There are two important traits the next chancellor of Georgia’s university system should have.
The first comes from the current officeholder, Steve Wrigley, who is set to retire at the end of this month. He told a group of faculty leaders earlier this year that the job is complex. The state has 26 institutions of different sizes, levels, and needs not to mention the distinct types of faculty, staff, and students on these campuses. There is an enormous system budget built on the infrastructure, personnel, and technology realities of these schools. And the chancellor must also help to craft the economic, civic, and educational impact of curriculums, degrees, and brands. The next chancellor has to understand complexity in general and have a firm grounding in higher education’s specific complexity.
They can only get such an understanding from being part of an academic institution for many years.
Dr Matthew Boedy
Credit: Peggy Cozart
Credit: Peggy Cozart
The second comes from a Board of Regents member during an online public comment session a few months ago. That regent (whose name I can’t recall) said a chancellor needs to understand politics without being political.
The USG has been constitutionally independent since the 1930s and a decade later suffered under a demagogue governor. In the decades since, Georgians came to understand that higher education is a public good to be protected from political shenanigans. But like all publicly funded enterprises, its benefactor is the state legislature. A chancellor needs to understand the political lines and ties of those who serve under the Gold Dome.
Yet a chancellor also needs to be independent from the politics of the day. He or she must seek the good of the faculty, students, and staff, not a partisan or ideological view, especially when such views may encroach upon its domain. He or she must work as a civil servant, keeping the collegiate trains running on time, in other words.
Unsurprisingly, the way to get such an understanding also comes from being part of an academic institution for many years. Those in administration at our colleges and universities and the central system office have been trained by experience in a mosaic of tangled intricacies sometimes cursed by cogs like me. There is much to hate about the ways our higher education system operates. There is also much to praise. And much institutional gravitas is needed to maintain and reform it.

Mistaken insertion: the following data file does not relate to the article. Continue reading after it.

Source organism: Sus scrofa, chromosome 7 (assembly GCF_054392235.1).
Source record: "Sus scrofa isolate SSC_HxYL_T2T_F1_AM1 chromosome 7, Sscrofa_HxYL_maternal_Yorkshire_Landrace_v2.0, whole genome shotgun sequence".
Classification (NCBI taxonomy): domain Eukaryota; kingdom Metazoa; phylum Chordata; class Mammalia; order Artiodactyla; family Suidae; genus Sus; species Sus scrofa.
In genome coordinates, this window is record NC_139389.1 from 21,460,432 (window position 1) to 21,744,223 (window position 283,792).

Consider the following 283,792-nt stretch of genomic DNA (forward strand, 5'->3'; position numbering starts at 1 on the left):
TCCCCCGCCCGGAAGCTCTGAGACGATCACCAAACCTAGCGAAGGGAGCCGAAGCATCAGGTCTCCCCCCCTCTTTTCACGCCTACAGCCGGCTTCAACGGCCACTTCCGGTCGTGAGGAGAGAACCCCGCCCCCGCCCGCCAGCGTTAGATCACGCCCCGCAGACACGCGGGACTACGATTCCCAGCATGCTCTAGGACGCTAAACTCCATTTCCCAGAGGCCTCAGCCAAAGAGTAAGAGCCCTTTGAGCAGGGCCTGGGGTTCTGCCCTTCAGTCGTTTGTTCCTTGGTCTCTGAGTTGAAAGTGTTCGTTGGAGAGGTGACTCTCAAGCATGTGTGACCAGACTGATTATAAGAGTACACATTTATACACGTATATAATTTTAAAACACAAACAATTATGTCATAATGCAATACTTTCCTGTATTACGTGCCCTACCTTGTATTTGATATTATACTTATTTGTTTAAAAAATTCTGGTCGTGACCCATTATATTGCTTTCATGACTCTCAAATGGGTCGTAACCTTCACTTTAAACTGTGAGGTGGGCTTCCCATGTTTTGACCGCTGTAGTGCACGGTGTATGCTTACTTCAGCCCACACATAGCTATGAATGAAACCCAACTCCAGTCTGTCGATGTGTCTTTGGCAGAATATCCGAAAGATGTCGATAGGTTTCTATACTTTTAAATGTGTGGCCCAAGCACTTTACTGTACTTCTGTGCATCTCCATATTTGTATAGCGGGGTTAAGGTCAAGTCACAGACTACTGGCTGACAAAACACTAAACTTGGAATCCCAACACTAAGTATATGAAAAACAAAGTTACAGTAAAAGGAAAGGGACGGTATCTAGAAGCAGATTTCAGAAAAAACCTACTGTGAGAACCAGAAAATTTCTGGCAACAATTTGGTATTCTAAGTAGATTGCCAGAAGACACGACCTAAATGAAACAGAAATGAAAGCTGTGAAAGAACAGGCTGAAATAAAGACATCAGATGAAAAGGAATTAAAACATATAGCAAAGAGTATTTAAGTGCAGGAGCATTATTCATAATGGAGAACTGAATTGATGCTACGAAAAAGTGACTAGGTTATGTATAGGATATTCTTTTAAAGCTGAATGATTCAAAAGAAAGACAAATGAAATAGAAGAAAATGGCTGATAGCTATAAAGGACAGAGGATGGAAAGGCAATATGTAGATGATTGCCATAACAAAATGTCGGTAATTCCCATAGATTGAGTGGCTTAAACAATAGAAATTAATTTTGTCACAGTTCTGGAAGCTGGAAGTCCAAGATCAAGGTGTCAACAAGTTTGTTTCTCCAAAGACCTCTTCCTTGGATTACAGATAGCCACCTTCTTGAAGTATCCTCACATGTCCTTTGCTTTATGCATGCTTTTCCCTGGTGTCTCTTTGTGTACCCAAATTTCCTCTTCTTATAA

These two must-haves should eliminate from consideration former Gov. Sonny Perdue. Though the distinguished gentleman from Perry was willing to serve, the USG would not be served well by Perdue. Certainly, his time in state politics mirrors some past chancellors, Wrigley and Hank Huckaby most notably.
But they had extensive higher education careers that more than overshadowed their political work. Such work in the case of Wrigley showed his desire to support and advance higher education. As chief of staff to former governor Zell Miller, Wrigley helped to shape the HOPE Scholarship program, the singular most impactful higher education change agent in Georgia in my lifetime.
It is no secret that Georgia’s governors, who appoint Regents, have gotten in the past who they want for chancellor. That political reality though has always been balanced by the wisdom of governors choosing experienced administrators. While we don’t know what was said between Perdue and Gov. Brian Kemp when they spoke about the position, we know why the current governor might want to bestow this gift on his benefactor. It doesn’t take a Ph.D. in political science to understand the politics at play.
Gov. Kemp has yet to convince the Regents to go along. What has been holding them back? I think they understand that the qualities needed in a chancellor are the same qualities needed of them. The business and community leaders know from their time approving school budgets and programs about the complexity of the system they oversee. As political appointees they also know how to be political without being political.
The Board of Regents today selected an acting leader for the USG. This may be the end for a Perdue candidacy. But in any case, the Regents still have to choose a permanent leader.
We in the system and those who send their money and children to our campuses can only trust that the forceful history of the institution the regents oversee has been rooted deep enough in them to withstand the current political winds.